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Encyclopedia > Frisbee
A Wham-O Professional Frisbee
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A Wham-O Professional Frisbee
For the amusement ride, see Frisbee (ride).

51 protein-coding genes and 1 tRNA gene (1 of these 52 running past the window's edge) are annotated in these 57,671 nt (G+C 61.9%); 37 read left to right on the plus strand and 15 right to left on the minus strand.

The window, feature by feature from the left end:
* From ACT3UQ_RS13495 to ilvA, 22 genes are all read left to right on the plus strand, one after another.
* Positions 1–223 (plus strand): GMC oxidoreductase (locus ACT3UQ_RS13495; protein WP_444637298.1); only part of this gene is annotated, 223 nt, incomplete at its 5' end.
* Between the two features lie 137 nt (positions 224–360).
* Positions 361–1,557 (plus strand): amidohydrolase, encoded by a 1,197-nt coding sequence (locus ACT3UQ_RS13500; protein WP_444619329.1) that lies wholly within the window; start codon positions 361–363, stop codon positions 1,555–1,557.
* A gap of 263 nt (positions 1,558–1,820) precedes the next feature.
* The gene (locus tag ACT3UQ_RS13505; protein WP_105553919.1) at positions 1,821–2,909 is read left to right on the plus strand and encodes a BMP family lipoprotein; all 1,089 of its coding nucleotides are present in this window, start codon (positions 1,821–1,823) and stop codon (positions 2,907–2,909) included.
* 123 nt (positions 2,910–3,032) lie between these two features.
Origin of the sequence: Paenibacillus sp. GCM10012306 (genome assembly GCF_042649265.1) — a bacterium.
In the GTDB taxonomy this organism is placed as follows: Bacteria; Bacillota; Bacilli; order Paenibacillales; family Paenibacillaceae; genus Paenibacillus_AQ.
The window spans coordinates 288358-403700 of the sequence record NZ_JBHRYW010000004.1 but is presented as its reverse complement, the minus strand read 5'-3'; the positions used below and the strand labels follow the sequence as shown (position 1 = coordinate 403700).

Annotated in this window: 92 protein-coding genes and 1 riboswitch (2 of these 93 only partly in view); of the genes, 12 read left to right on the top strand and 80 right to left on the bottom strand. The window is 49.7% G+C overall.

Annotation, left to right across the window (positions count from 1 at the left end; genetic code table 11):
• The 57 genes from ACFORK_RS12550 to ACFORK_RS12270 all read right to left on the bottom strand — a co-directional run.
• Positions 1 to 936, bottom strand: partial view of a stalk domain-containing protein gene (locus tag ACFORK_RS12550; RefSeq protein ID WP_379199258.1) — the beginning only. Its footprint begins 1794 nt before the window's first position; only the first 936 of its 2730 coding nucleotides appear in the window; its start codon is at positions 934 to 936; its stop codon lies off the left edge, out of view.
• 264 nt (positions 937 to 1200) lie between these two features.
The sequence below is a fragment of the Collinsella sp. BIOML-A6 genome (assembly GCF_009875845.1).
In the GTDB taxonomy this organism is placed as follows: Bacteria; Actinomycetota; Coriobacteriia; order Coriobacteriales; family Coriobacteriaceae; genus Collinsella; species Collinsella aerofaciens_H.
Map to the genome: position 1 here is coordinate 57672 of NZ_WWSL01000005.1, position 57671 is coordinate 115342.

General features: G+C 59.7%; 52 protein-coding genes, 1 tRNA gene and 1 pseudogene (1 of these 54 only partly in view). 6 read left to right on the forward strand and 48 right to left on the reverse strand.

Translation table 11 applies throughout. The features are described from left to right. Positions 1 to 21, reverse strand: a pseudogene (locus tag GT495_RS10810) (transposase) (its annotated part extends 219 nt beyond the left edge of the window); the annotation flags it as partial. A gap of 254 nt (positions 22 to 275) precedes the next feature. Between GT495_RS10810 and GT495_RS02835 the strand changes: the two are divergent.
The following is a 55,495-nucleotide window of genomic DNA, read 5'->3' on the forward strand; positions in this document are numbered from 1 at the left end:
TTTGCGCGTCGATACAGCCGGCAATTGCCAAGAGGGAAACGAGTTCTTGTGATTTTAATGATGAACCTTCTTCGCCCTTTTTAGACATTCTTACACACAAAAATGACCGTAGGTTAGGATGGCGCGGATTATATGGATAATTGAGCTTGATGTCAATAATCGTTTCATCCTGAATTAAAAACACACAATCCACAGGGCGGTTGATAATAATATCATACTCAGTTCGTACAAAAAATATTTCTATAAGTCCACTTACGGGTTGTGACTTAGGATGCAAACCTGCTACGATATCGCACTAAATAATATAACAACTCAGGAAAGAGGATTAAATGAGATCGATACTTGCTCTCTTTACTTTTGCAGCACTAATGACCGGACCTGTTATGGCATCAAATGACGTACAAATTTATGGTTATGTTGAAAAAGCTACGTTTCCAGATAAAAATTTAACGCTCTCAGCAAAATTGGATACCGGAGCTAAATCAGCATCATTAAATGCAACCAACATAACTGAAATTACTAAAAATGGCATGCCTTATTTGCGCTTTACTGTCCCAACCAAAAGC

Frisbee is the most common name for flying discs, which are generally plastic, roughly 20 to 25 centimeters (8–10 in) in diameter, with a lip. They are designed to fly aerodynamically when thrown with rotation and can be caught by hand. The name Frisbee is a registered trademark of the Wham-O toy company, but the term is often used generically (and erroneously) to describe all versions of the flying disc. Professional Frisbee The uploader wrote: File history Legend: (cur) = this is the current file, (del) = delete this old version, (rev) = revert to this old version. ... Professional Frisbee The uploader wrote: File history Legend: (cur) = this is the current file, (del) = delete this old version, (rev) = revert to this old version. ... Wham-O is a toy company currently located in California, USA. They are known for inventing many of the most popular modern toys, including the Hula Hoop®, the Frisbee®, and the predecessor of modern Nerf® dart guns. ... Sledgehammer, a Giant Frisbee at Bobbejaanland The Frisbee is an amusement ride designed by HUSS Maschinenfabrik, based on the pendulum or pirate ship concept. ... Plastic covers a range of synthetic or semisynthetic polymerization products. ... Diameter is an AAA (authentication, authorization and accounting) protocol for applications such as network access or IP mobility. ... Aerodynamics is a branch of fluid dynamics concerned with the study of gas flows, first analysed by George Cayley in the 1800s. ... Rotation of a plane, seen as the rotation of the terrain relative to the plane (exposure time 1. ... A trademark or trade mark[1] is a distinctive sign of some kind which is used by a business to uniquely identify itself and its products and services to consumers, and to distinguish the business and its products or services from those of other businesses. ... Wham-O is a toy company currently located in California, USA. They are known for inventing many of the most popular modern toys, including the Hula Hoop®, the Frisbee®, and the predecessor of modern Nerf® dart guns. ... A genericized trademark (Commonwealth English genericised trade mark), sometimes known as a generic trade mark, generic descriptor or proprietary eponym, is a trademark or brand name which is often used as the colloquial description for a particular type of product or service as a result of widespread popular or cultural...